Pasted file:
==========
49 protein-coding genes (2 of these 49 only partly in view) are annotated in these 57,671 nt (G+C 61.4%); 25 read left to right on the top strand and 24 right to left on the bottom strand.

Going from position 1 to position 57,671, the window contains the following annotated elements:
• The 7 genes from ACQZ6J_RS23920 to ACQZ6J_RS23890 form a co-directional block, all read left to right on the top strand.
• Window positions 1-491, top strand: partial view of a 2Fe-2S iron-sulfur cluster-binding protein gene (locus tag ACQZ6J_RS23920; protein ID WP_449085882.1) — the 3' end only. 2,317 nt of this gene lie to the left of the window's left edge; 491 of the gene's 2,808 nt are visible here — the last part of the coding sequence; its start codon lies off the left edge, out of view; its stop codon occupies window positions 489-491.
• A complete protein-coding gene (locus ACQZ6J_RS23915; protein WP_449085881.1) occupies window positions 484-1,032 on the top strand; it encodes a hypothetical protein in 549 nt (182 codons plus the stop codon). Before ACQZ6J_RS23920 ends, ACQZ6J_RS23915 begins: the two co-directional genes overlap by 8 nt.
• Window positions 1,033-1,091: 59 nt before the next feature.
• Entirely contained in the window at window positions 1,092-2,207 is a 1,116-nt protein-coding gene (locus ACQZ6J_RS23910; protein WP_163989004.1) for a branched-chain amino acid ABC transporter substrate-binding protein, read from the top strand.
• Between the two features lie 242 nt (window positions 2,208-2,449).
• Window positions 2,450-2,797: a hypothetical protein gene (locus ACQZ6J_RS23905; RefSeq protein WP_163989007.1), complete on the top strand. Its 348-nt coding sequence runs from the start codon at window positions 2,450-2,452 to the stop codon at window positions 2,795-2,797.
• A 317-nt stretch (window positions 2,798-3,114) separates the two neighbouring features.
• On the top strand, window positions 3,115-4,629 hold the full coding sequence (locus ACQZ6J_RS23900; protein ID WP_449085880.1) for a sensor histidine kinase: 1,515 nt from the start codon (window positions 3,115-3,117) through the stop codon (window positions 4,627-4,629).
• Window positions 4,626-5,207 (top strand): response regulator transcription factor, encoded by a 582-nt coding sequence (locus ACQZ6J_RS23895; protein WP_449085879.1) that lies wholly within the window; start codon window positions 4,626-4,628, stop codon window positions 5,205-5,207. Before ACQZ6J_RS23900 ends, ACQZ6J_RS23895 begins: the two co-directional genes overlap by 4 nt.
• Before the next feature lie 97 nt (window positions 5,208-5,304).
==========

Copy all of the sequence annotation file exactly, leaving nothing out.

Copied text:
49 protein-coding genes (2 of these 49 only partly in view) are annotated in these 57,671 nt (G+C 61.4%); 25 read left to right on the top strand and 24 right to left on the bottom strand.

Going from position 1 to position 57,671, the window contains the following annotated elements:
• The 7 genes from ACQZ6J_RS23920 to ACQZ6J_RS23890 form a co-directional block, all read left to right on the top strand.
• Window positions 1-491, top strand: partial view of a 2Fe-2S iron-sulfur cluster-binding protein gene (locus tag ACQZ6J_RS23920; protein ID WP_449085882.1) — the 3' end only. 2,317 nt of this gene lie to the left of the window's left edge; 491 of the gene's 2,808 nt are visible here — the last part of the coding sequence; its start codon lies off the left edge, out of view; its stop codon occupies window positions 489-491.
• A complete protein-coding gene (locus ACQZ6J_RS23915; protein WP_449085881.1) occupies window positions 484-1,032 on the top strand; it encodes a hypothetical protein in 549 nt (182 codons plus the stop codon). Before ACQZ6J_RS23920 ends, ACQZ6J_RS23915 begins: the two co-directional genes overlap by 8 nt.
• Window positions 1,033-1,091: 59 nt before the next feature.
• Entirely contained in the window at window positions 1,092-2,207 is a 1,116-nt protein-coding gene (locus ACQZ6J_RS23910; protein WP_163989004.1) for a branched-chain amino acid ABC transporter substrate-binding protein, read from the top strand.
• Between the two features lie 242 nt (window positions 2,208-2,449).
• Window positions 2,450-2,797: a hypothetical protein gene (locus ACQZ6J_RS23905; RefSeq protein WP_163989007.1), complete on the top strand. Its 348-nt coding sequence runs from the start codon at window positions 2,450-2,452 to the stop codon at window positions 2,795-2,797.
• A 317-nt stretch (window positions 2,798-3,114) separates the two neighbouring features.
• On the top strand, window positions 3,115-4,629 hold the full coding sequence (locus ACQZ6J_RS23900; protein ID WP_449085880.1) for a sensor histidine kinase: 1,515 nt from the start codon (window positions 3,115-3,117) through the stop codon (window positions 4,627-4,629).
• Window positions 4,626-5,207 (top strand): response regulator transcription factor, encoded by a 582-nt coding sequence (locus ACQZ6J_RS23895; protein WP_449085879.1) that lies wholly within the window; start codon window positions 4,626-4,628, stop codon window positions 5,205-5,207. Before ACQZ6J_RS23900 ends, ACQZ6J_RS23895 begins: the two co-directional genes overlap by 4 nt.
• Before the next feature lie 97 nt (window positions 5,208-5,304).